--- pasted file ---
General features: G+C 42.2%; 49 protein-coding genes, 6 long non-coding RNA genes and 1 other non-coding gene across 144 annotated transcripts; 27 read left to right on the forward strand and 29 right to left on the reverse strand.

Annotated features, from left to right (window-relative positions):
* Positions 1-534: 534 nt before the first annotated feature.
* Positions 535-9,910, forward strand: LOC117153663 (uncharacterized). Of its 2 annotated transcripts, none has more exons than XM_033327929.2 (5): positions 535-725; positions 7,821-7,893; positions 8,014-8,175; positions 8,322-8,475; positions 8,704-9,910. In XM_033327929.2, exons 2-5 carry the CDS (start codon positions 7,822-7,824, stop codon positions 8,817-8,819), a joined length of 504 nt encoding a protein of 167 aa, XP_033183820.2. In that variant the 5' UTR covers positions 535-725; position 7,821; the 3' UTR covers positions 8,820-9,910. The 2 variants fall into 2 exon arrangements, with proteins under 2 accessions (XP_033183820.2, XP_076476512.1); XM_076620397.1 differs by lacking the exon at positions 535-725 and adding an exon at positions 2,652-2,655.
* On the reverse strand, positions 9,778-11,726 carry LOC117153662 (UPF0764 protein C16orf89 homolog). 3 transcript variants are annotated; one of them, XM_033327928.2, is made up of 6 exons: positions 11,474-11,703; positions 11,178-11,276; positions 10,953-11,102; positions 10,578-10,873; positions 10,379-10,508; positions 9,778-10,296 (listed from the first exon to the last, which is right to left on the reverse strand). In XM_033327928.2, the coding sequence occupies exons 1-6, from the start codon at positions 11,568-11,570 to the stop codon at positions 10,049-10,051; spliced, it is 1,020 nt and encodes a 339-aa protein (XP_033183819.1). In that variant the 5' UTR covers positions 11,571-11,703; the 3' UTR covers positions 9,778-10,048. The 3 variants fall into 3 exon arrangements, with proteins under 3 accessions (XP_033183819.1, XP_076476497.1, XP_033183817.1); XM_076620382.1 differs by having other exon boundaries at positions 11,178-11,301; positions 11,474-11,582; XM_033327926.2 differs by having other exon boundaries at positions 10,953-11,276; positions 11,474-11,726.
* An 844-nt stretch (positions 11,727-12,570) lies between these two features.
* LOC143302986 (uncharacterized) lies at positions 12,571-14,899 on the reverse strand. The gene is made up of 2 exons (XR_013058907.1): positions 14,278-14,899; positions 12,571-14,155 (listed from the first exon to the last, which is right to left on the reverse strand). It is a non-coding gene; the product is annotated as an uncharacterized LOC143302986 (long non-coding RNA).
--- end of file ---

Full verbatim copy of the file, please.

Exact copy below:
General features: G+C 42.2%; 49 protein-coding genes, 6 long non-coding RNA genes and 1 other non-coding gene across 144 annotated transcripts; 27 read left to right on the forward strand and 29 right to left on the reverse strand.

Annotated features, from left to right (window-relative positions):
* Positions 1-534: 534 nt before the first annotated feature.
* Positions 535-9,910, forward strand: LOC117153663 (uncharacterized). Of its 2 annotated transcripts, none has more exons than XM_033327929.2 (5): positions 535-725; positions 7,821-7,893; positions 8,014-8,175; positions 8,322-8,475; positions 8,704-9,910. In XM_033327929.2, exons 2-5 carry the CDS (start codon positions 7,822-7,824, stop codon positions 8,817-8,819), a joined length of 504 nt encoding a protein of 167 aa, XP_033183820.2. In that variant the 5' UTR covers positions 535-725; position 7,821; the 3' UTR covers positions 8,820-9,910. The 2 variants fall into 2 exon arrangements, with proteins under 2 accessions (XP_033183820.2, XP_076476512.1); XM_076620397.1 differs by lacking the exon at positions 535-725 and adding an exon at positions 2,652-2,655.
* On the reverse strand, positions 9,778-11,726 carry LOC117153662 (UPF0764 protein C16orf89 homolog). 3 transcript variants are annotated; one of them, XM_033327928.2, is made up of 6 exons: positions 11,474-11,703; positions 11,178-11,276; positions 10,953-11,102; positions 10,578-10,873; positions 10,379-10,508; positions 9,778-10,296 (listed from the first exon to the last, which is right to left on the reverse strand). In XM_033327928.2, the coding sequence occupies exons 1-6, from the start codon at positions 11,568-11,570 to the stop codon at positions 10,049-10,051; spliced, it is 1,020 nt and encodes a 339-aa protein (XP_033183819.1). In that variant the 5' UTR covers positions 11,571-11,703; the 3' UTR covers positions 9,778-10,048. The 3 variants fall into 3 exon arrangements, with proteins under 3 accessions (XP_033183819.1, XP_076476497.1, XP_033183817.1); XM_076620382.1 differs by having other exon boundaries at positions 11,178-11,301; positions 11,474-11,582; XM_033327926.2 differs by having other exon boundaries at positions 10,953-11,276; positions 11,474-11,726.
* An 844-nt stretch (positions 11,727-12,570) lies between these two features.
* LOC143302986 (uncharacterized) lies at positions 12,571-14,899 on the reverse strand. The gene is made up of 2 exons (XR_013058907.1): positions 14,278-14,899; positions 12,571-14,155 (listed from the first exon to the last, which is right to left on the reverse strand). It is a non-coding gene; the product is annotated as an uncharacterized LOC143302986 (long non-coding RNA).